Adam Reed's Verbal Vision
How can a comedy be this good four seasons in? And when is it going to start going downhill? I wasn't totally convinced by Archer in its first season – namely by Adam Reed's writing, with its focus on gross-out-body-function-and-freaky-sex jokes and deliberately dumb-ass tone. As I wrote, I thought the stellar ensemble voice acting was what sold the show. But in its second and third seasons it got legs (that's a thing, right?), with dramatic, almost-emotional seasonal arcs and character development for the protagonist. Granted that the character development goes straight out the window – much like Archer's fiancee at their wedding – for a return to status quo in subsequent episodes, it nevertheless kept things more interesting than a standard animated-or-otherwise sitcom without causing the show to completely devolve into soap opera.
Season 4 largely gets away from these developments, and while a break from the mock-drama might be a smart idea, it also feels like a drop in ambition. Instead of continuing to climb, the show has spent a season cruising. (I think that's a mixed metaphor, but since I don't drive I'm not sure.) It's also become even talkier, with exposition blathered out lazily at the beginning of episodes and scenes– a running gag but not necessarily a funny one. On the plus side, however, the dialogue is better than ever, with Reed figuring out how to hone the stupid-sarcastic tone into something memorable and at least as irresistibly imitable as Buffyspeak, and the cast's timing as brilliant as always. The dispersion of the innumerable-per-episode “Shut ups” (and variants, though not many variants) is enchantingly different every season and the cast seems to take personal pride in mastering this aspect of Reed's verbal vision. Which is totally a thing.
Other than the drop in drama, a few more complaints about this season: Barry and Katya coming back and then doing almost nothing for the rest of the season was too Chekhov's gun-y for me, although Katya's new impatience with Barry is a promising dynamic. This is a universe, after all, where humour is generated by the fact that every exchange, no matter how trivial (and they're all trivial), is volleyed at top force, like a Howard Hawks movie (His Girl Friday or The Big Sleep) in which everyone is hyper-aware of their inarticulacy in an overeducated-but-dumbed-down early 21st century.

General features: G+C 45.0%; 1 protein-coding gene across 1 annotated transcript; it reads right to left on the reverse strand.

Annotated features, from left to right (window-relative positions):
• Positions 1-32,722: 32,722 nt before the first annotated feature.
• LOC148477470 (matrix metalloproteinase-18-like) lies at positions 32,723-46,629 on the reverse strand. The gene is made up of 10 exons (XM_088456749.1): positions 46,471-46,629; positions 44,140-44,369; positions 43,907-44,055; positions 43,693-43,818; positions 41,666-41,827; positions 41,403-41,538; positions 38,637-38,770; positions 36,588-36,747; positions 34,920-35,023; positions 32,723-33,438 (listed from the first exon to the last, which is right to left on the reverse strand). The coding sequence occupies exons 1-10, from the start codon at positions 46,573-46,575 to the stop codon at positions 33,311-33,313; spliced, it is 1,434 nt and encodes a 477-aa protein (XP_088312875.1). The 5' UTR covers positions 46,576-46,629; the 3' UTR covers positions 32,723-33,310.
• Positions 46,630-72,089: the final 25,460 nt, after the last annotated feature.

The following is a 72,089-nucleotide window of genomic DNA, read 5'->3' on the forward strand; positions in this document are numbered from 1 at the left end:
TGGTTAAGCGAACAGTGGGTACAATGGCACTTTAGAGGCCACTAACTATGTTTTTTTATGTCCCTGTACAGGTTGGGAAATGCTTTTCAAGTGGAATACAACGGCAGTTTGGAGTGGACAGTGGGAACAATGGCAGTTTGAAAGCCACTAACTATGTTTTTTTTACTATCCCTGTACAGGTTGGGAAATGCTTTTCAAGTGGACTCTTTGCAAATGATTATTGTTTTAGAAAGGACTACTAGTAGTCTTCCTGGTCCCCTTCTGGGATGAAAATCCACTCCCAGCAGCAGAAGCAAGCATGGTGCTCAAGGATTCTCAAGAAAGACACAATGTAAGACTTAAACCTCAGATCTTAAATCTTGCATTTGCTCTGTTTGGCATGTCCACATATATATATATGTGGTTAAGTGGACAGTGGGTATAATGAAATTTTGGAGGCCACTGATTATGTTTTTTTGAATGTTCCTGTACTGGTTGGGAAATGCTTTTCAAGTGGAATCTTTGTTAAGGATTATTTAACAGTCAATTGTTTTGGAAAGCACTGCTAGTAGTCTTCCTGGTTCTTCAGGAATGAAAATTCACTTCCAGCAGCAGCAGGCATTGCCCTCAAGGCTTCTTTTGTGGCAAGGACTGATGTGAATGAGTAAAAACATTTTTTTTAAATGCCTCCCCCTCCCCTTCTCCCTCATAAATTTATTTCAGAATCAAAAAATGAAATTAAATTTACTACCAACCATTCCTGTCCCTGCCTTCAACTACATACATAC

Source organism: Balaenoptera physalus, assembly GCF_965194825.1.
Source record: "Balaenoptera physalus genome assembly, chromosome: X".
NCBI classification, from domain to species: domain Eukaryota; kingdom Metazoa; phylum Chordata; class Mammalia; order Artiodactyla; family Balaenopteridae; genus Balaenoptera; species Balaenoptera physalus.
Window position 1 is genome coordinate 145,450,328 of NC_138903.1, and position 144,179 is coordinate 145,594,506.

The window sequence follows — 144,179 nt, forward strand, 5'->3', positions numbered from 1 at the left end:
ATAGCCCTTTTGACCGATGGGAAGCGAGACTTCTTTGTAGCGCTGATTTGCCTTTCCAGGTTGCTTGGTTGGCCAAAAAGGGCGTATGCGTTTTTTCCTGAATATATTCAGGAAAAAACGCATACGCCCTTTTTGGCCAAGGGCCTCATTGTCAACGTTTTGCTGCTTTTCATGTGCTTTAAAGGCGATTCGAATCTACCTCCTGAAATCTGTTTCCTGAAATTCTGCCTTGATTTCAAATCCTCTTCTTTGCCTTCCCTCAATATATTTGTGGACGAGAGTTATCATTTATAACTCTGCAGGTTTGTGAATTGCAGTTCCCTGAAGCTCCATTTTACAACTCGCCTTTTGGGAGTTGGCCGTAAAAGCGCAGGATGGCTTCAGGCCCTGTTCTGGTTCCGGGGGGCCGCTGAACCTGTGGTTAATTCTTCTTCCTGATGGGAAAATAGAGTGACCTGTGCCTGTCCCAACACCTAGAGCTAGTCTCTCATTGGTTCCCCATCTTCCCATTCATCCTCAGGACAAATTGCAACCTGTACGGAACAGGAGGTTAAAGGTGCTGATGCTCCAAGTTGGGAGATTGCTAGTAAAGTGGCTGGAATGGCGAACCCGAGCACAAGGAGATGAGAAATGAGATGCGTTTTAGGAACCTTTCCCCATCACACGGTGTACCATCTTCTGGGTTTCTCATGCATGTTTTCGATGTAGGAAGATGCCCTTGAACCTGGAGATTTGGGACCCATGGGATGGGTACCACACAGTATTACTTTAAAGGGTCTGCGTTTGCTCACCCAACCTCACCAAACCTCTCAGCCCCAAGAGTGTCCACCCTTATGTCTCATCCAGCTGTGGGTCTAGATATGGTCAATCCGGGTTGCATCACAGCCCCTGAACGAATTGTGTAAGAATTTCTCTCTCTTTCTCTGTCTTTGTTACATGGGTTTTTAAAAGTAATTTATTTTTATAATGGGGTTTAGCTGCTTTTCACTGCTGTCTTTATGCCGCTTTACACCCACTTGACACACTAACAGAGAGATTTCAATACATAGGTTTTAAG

Almost consequently, it's also a universe in which women are allowed to be hard-edged without undermining anyone's masculinity. Or rather, the entire show is designed to undercut the ludicrous masculine ideal suggested by the James Bond/Don Draper main character. Cartoons can do that, maybe uniquely among media: take an outsider's stance and satirize the pop culture they're a part of, including its gender stereotypes. That's why it was a disappointing to see Archer showily rescuing Lana more than once in the later episodes of the season, seemingly deemed necessary to nudging them in a romantic direction. I'm not sure if I'm more irritated as a feminist or as a fan who doesn't want to see anything merely conventional creeping into this show's universe.